Above: Christine speaking at the Social Hive Summit is Trinidad.
Kreyolicious: Good for you girl. Do you think part of them feels that you should have opted for something more traditional?
In the beginning—yes. Not anymore. What’s more meaningful is not just the reaction of the women in my family, but more so my father who is the ultimate conservative. The last photo I have of my papa before [his] passing away last year is [of] him wearing the Vendedy #Disrupthenorm shirt. That was the biggest moment for me because my papa saw real potential in me to disrupt the typical career verticals available to our generation. Overtime, he told me candidly that he was proud of my convictions behind Vendedy and that my spirit and commitment to Vendedy was his biggest accomplishment. “To father a child who goes beyond normalcy to aim for greatness while uplifting others”.
Kreyolicious: What’s been t he hardest thing about being an entrepreneur?
Mental stability. Quite frankly, building a company is easy—from idea to development to market execution and funding is a process we can all prepare for. But the mental roller coaster of dealing with the highs and lows of being an entrepreneur is one for the books!
Kreyolicious: How do you handle the roughest days?
First, stop taking things personally. Everyone has something to pitch and every entrepreneur will be met with some level of skepticism. No one is saying, “I must destroy your company now!” The more we are able to focus on leveraging the external feedback on our companies—both the good and the bad) for points of learning and development—the higher our chances of success.
Second, quotes are an amazing motivator to define your reality and excite you to recreate it the way you believe it should be. My two favorites for my entrepreneurial journey thus far is as follows: “Entrepreneurship is jumping off a cliff and building a plane on the way down” [from] Reid H founder of LinkedIn whom I’ve met in person. [The other is] “If 99% of people doubt your idea, you are either gravely wrong or about to make history”. Hashtag…truth.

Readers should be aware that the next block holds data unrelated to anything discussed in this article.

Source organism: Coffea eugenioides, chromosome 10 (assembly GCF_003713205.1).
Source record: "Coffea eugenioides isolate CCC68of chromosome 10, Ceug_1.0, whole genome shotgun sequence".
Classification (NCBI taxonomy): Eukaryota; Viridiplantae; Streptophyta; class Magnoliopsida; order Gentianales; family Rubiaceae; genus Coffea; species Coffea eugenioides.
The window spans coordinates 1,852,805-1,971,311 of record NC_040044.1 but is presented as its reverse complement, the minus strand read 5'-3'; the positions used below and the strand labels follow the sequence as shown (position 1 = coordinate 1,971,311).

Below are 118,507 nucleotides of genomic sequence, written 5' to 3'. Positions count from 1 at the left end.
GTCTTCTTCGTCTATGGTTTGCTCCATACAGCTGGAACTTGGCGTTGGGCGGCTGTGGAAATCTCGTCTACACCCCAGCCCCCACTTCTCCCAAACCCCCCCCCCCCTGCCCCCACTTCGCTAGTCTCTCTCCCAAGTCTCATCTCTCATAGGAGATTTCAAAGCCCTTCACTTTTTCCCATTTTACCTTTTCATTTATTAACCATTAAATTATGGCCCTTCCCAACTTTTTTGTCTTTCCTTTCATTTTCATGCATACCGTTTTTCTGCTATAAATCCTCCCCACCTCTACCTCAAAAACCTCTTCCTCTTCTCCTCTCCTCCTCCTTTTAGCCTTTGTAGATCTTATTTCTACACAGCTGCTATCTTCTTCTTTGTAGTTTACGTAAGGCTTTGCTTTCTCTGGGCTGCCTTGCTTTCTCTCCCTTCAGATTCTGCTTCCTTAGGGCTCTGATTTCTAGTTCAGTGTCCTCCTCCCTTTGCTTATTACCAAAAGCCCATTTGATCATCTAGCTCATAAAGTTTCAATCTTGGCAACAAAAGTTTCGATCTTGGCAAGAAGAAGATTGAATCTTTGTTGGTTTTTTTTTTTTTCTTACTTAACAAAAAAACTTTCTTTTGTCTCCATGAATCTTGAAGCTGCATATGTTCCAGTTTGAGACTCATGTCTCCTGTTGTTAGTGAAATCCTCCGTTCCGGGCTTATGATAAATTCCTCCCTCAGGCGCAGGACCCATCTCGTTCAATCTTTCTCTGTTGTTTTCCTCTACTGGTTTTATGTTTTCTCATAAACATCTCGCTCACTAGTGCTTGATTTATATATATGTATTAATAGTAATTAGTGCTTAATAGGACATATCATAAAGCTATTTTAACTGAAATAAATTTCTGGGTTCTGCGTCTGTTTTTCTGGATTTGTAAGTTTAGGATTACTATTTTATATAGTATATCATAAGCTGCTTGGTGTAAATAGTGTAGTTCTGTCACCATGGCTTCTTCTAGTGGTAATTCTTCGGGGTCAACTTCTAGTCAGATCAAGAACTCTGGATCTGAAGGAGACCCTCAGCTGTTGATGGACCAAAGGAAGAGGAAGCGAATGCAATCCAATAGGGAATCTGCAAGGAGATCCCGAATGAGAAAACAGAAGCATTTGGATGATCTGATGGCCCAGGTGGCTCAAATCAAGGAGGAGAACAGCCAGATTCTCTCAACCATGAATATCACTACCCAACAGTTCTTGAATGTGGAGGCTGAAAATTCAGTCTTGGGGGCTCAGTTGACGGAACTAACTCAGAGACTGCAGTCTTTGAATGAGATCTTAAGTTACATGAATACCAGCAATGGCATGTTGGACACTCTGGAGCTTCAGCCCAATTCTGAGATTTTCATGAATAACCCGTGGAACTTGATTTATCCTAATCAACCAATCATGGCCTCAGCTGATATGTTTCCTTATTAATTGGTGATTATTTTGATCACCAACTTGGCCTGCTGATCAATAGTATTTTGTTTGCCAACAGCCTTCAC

Kreyolicious: Truth…What books have you read that have helped you tremendously in your journey that you’d like to recommend that others read?
For real entrepreneurial disrupters—Bold by Peter Diamondis. Scrapbook Points on Entrepreneurship—randomly just coined by me. What I mean by this is that information and advice is accelerating so fast that there is no one book to guide your entrepreneurial journey. So, I’ve actually catalogued the best mesh of articles, quotes and minutes from great tech events that is personalized for my growth and development as an entrepreneur. It is the best guidebook one can have because it’s updated in real time and includes multiple—often contradictory perspectives—that can really accelerate your progress.
Above: Christine Souffrant, CEO of Vendedy at a press conference in Haiti.
Kreyolicious: Some great selections…no doubt…What advice would you give to someone who’s trying to become an entrepreneur…whether as an app developer…or otherwise?
Your biggest strength to build a great company is the why. I’m not kidding. Ideas come a dime a dozen. Business models will evolve, and teams will mold often to bring any concept to market. But the why of why you started the company, the why of why it’s relevant for your target market and the why behind why you are the right person—and–team to make it happen—will follow you at every turn. And at the end of the day, the why is why you will get funding, customers, employees and market acceptance. The idea of Vendedy fascinates many, but the why of how it was created has inspired thousands.
Kreyolicious: What’s next for you?
Launching Vendedy across the Caribbean market this fall, and being one step closer to digitizing the global street vending Industry to tackle global poverty. More to come!